As one of the last living dinosaurs on the planet still using text-based email clients, I realized that pine has been replaced by alpine and I upgraded to that. When doing some reading up on the subject, I noticed that there’s another old grumpy guy still using this client. I’m not sure exactly what that says…
Anyway, the upside of this switch is that this client is now distributed under a proper open source license (Apache license 2.0), as that’s what I’ve been getting in my face from mutt users for years when I’ve explained what I use! (I mean the complaint that pine wasn’t proper open source)
I get a fair share of spam. I have something like 10 working private email addresses, I’m listed as recipient in numerous email aliases and they all end up in the same physical mailbox where I read them. I’ve also had my existing emails for many years and I’ve shown and used them publicly on the internet all the time. I’m a major spam email target now. A good day I get just 2000 spams, but bad days I’ve been well over 13000 spam emails.
My biggest friends in this combat are: spamassassin and procmail.
I’ll describe how I have things setup, not as much as to inspire others but more to be able to get feedback from you on how I can or perhaps should improve my setup to get an even better email life.
- I consider all mails with spam points >= 3 to be spam. I’ve also tweaked my spamassassin user_prefs to be harsher on (pure) HTML mail and a few other rules, and I’ve added a couple of my own rules to catch spams that previously did slip through a little too easy.
- First, I filter out mail from trusted mailing lists that have their own antispam measures.
- I catch what appears to be bounces (I have a huge regex) and if it looks like a bounce to an address I don’t send email from I nuke it immediately (and those could be a true bounce are saved in a dedicated mbox)
- I have a white-list system that marks all incoming mails from previously marked friends as coming from a friend.
- Mails from non-friends are passed through spamassassin. Those with spam points higher than N are put in the ‘hispam’ folder – of course with the intention that these are very very very unlikely to every have any false positives and can almost surely be deleted without check. N is currently 10 but I ponder on lowering it somewhat. Spams with less points than N are put in the ‘spam’ folder, and I need to check that before I kill it because it happens that I get occasional false positives that end up there.
- So, mails that aren’t from friends (or from a trusted mailing list) and aren’t marked as spam are then stored in the ‘suspicious’ mailbox
- Mails from friends or from trusted lists go directly into my mailbox, or into a dedicated mailbox (for lists with somewhat high traffic volumes).
- Oh, a little additional detail: I “mark” my own outgoing mails with an additional custom header with no point whatsoever but to be able to detect when someone/something sends me mail using my own address…
My weakest point in all this right now is the fact that I don’t spam-check white-listed mails at all, so spams that are sent to me using my friends’ email addresses go through and annoy me.
BTW, I did use bogofilter in the past and for a while I actually ran both in parallel (both trained with rougly the same spam/ham boxes for the Bayes stuff) but quite heavily testing I performed at that time (a few years ago) showed that spamassissin caught a lot more spams than bogofilter, while bogofilter only caught a few extra so I dropped it then.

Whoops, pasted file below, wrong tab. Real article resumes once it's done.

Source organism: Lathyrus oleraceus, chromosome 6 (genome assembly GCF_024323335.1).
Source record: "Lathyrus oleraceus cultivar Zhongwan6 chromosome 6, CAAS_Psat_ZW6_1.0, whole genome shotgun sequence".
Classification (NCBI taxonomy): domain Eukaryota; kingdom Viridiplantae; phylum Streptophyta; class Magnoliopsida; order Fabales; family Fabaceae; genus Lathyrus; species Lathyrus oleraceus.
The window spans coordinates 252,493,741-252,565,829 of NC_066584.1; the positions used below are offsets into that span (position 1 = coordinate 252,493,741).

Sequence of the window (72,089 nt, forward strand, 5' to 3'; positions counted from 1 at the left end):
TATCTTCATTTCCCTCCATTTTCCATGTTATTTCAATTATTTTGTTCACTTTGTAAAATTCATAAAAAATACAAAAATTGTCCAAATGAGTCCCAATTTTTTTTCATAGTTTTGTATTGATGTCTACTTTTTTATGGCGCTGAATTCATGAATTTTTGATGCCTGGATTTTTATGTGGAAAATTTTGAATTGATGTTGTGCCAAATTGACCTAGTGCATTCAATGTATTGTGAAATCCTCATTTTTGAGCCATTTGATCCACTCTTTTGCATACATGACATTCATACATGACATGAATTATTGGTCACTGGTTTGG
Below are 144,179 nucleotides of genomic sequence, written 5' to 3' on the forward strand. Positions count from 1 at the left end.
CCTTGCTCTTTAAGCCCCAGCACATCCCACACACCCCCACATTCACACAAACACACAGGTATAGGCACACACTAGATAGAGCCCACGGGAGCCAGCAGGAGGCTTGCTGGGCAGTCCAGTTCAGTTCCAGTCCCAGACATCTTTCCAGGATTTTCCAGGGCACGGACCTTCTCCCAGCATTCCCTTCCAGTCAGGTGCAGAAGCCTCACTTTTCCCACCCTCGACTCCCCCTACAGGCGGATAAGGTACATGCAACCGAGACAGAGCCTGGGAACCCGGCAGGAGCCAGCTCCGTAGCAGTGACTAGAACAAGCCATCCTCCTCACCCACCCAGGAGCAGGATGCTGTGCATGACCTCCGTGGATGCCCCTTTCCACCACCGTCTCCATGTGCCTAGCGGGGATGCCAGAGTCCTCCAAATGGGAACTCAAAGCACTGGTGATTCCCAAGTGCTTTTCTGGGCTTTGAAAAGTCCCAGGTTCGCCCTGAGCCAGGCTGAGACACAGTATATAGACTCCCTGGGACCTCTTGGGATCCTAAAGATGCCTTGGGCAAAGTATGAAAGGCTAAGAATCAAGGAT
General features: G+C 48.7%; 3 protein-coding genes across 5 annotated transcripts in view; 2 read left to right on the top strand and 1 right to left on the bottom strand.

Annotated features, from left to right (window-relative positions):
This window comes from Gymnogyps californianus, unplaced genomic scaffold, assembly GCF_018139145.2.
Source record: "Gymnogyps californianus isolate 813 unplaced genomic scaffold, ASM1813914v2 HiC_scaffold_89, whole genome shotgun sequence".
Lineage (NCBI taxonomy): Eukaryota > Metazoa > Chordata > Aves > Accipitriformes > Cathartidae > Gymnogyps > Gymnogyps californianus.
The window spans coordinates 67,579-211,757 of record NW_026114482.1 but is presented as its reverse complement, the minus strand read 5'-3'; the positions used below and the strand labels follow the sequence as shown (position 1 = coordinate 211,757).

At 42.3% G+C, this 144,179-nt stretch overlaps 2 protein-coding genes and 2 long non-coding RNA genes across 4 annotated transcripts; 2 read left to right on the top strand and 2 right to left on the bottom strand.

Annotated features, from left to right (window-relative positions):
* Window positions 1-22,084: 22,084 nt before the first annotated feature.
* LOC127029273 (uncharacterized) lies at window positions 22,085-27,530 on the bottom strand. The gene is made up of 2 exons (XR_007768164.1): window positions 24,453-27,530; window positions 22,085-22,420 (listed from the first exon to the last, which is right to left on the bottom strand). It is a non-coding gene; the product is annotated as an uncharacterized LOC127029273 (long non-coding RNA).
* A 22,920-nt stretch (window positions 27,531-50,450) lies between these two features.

Yeah, I wasn’t thinking clearly when I started this test at this time, as I then had mail servers taken down and replaced and what not, and all that extra bouncing-around of mails no doubt will affect what ends up or not in my (spamassassin) end so I’ll just stop the test right now and once everything is settled again I may restart it. If the mood and energy for it returns!
I’ve seen and heard so many people saying good things about gmail’s spam filter, and yet the few times I’ve redirected some of my (fairly large) mail feed through gmail I’ve not been that impressed. So, I decided I’d fire off a test. I forward a good deal of my mail through both my local spamassassin-protected mailbox and to my gmail account and I do some detailed notes about what happens. It’ll be fun.
gmail is fancy and offers lots of space
gmail is often praised these days by people all over, and yeah it is a neat web app and the amount of disk space they offer for this free service is daunting!
I do however have several arguments against using gmail that make me not using it myself for anything that is critical.
gmail blocks zip files
The main and major complaint can be phrased like this:
(reason: 552 5.7.0 Illegal Attachment p9si2809195fkb)
That’s the exact message gmail includes in the reject mail when I try to mail my own account with a zip file attached. The zip file itself is perfectly harmless (and contains source code).
I actually get completely legitimate zip files from people every now and then, perhaps even once per week or so and having it reject these mails without even properly explaining why to the user is quite a show-stopper!
gmail spam filter is inferior
The other issue I have with gmail is its annoying spam filter. This too is often claimed to be one of the better things with gmail, and given that they have millions of users and can do pretty detailed statistics on received mails they do have the opportunity to make a decent filter.
But, given that the spam filter is one huge you-have-no-choice-but-our-way there’s no way for me to alter configs, tweak it for my specific spams or make it better deal with the false positives that it picks. And I’ve had it catch far more false positives than my regular spamassassin filter on my main mail account and then I get probably a thousand times more mail and spam on that account.